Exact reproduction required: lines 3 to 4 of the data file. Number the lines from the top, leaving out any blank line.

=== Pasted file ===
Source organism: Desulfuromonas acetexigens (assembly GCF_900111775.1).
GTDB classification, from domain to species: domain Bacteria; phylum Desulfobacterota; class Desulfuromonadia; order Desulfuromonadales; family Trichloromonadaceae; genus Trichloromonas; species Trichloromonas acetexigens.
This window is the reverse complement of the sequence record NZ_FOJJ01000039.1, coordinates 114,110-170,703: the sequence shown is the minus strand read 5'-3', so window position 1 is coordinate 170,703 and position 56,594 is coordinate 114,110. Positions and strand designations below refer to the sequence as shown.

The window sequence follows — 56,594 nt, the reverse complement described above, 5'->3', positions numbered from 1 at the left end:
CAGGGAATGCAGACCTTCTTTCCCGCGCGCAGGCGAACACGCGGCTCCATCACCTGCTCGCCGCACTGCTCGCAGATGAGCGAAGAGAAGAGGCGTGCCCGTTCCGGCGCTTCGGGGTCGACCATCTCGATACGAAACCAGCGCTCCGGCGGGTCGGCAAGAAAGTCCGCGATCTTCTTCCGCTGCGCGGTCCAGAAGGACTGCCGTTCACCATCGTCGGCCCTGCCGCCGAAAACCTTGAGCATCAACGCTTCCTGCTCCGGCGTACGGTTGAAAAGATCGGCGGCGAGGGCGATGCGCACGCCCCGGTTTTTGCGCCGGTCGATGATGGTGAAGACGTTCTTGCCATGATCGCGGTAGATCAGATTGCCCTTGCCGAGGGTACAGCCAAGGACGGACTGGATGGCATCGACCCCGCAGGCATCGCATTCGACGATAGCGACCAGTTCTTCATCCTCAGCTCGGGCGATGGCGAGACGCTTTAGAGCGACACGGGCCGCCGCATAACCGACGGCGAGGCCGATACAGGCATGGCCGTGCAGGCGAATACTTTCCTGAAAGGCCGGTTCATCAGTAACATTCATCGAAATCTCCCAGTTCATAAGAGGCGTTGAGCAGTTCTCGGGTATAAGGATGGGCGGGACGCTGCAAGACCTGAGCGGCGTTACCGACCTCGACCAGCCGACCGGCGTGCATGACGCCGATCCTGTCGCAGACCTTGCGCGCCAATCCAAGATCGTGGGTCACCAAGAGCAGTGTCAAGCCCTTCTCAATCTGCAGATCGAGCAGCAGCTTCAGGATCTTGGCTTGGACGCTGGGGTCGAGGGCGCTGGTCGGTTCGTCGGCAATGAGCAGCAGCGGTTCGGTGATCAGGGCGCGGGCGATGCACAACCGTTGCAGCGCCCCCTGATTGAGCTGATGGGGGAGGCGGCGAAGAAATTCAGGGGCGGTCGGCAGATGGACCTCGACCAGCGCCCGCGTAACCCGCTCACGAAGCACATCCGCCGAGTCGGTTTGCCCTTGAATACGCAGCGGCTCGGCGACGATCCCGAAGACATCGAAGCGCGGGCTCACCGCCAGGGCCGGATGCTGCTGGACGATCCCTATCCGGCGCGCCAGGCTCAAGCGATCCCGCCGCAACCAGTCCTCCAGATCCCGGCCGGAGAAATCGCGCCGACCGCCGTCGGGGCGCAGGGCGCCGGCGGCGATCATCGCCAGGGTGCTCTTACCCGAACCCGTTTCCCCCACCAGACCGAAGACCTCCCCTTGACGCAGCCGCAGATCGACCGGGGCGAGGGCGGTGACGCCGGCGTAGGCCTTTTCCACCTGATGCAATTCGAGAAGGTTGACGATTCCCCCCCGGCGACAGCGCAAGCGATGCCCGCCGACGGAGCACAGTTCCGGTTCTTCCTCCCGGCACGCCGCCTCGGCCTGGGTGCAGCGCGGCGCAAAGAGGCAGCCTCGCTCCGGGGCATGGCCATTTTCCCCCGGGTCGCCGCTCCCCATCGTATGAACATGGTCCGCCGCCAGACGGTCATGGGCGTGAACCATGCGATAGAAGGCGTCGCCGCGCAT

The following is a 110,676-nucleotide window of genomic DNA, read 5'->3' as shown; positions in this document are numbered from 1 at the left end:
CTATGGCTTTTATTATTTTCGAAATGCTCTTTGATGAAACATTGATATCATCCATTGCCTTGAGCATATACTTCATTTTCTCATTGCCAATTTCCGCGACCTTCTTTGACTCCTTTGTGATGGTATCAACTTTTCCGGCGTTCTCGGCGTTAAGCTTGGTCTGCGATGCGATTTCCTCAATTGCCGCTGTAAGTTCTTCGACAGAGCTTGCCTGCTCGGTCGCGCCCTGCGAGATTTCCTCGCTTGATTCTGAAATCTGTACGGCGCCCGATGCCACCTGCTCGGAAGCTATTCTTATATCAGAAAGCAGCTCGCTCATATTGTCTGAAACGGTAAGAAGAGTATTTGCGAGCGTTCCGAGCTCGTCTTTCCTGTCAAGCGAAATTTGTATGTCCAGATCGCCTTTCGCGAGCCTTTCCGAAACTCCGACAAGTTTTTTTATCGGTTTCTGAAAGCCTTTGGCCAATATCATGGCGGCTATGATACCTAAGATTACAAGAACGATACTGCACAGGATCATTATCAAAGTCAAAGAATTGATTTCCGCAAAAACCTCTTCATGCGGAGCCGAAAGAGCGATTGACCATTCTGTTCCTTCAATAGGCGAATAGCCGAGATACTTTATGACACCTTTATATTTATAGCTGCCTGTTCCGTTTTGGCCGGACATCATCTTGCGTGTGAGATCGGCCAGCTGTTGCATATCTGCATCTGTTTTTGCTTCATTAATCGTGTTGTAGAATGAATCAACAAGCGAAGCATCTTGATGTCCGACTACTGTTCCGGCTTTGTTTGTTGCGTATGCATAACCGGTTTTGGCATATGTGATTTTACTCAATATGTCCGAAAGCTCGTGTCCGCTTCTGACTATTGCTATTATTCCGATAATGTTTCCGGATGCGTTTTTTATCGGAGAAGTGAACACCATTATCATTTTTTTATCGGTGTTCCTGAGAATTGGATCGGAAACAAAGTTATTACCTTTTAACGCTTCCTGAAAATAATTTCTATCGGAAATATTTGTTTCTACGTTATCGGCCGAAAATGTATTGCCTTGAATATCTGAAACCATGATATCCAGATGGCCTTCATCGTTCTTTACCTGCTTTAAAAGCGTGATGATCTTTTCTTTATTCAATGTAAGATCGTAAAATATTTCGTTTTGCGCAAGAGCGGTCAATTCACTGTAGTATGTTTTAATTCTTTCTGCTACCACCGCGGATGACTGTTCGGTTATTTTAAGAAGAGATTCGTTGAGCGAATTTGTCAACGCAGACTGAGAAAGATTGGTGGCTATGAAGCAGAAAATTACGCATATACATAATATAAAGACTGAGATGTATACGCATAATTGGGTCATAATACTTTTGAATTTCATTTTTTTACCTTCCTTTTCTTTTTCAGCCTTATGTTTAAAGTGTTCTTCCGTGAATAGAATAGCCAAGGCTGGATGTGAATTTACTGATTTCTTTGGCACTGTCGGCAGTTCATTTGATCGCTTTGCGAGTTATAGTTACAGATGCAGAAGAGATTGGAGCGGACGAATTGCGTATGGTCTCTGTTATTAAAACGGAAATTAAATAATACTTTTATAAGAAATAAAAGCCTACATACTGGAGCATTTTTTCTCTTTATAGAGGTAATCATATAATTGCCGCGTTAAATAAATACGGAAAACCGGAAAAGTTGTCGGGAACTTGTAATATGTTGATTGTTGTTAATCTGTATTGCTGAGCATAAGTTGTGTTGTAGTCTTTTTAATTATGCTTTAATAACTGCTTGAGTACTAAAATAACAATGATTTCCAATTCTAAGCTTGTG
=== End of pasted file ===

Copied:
This window is the reverse complement of the sequence record NZ_FOJJ01000039.1, coordinates 114,110-170,703: the sequence shown is the minus strand read 5'-3', so window position 1 is coordinate 170,703 and position 56,594 is coordinate 114,110. Positions and strand designations below refer to the sequence as shown.

The window sequence follows — 56,594 nt, the reverse complement described above, 5'->3', positions numbered from 1 at the left end: